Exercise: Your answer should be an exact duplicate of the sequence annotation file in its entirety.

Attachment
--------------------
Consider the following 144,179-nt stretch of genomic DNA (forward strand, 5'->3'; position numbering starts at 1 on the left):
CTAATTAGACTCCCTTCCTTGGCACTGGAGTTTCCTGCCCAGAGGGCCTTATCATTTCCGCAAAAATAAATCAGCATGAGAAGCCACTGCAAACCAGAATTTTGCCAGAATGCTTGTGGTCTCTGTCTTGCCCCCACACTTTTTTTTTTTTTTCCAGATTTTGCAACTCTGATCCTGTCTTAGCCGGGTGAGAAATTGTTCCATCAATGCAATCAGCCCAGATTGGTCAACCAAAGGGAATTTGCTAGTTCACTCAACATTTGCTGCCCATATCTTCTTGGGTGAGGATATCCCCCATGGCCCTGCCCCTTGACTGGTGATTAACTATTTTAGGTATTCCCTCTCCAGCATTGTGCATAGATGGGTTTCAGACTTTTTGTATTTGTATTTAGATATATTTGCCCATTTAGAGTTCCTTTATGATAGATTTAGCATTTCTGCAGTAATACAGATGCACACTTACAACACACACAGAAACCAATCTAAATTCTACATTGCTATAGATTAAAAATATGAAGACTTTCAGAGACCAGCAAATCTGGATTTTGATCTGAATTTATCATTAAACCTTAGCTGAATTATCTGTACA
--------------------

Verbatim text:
Consider the following 144,179-nt stretch of genomic DNA (forward strand, 5'->3'; position numbering starts at 1 on the left):
CTAATTAGACTCCCTTCCTTGGCACTGGAGTTTCCTGCCCAGAGGGCCTTATCATTTCCGCAAAAATAAATCAGCATGAGAAGCCACTGCAAACCAGAATTTTGCCAGAATGCTTGTGGTCTCTGTCTTGCCCCCACACTTTTTTTTTTTTTTCCAGATTTTGCAACTCTGATCCTGTCTTAGCCGGGTGAGAAATTGTTCCATCAATGCAATCAGCCCAGATTGGTCAACCAAAGGGAATTTGCTAGTTCACTCAACATTTGCTGCCCATATCTTCTTGGGTGAGGATATCCCCCATGGCCCTGCCCCTTGACTGGTGATTAACTATTTTAGGTATTCCCTCTCCAGCATTGTGCATAGATGGGTTTCAGACTTTTTGTATTTGTATTTAGATATATTTGCCCATTTAGAGTTCCTTTATGATAGATTTAGCATTTCTGCAGTAATACAGATGCACACTTACAACACACACAGAAACCAATCTAAATTCTACATTGCTATAGATTAAAAATATGAAGACTTTCAGAGACCAGCAAATCTGGATTTTGATCTGAATTTATCATTAAACCTTAGCTGAATTATCTGTACA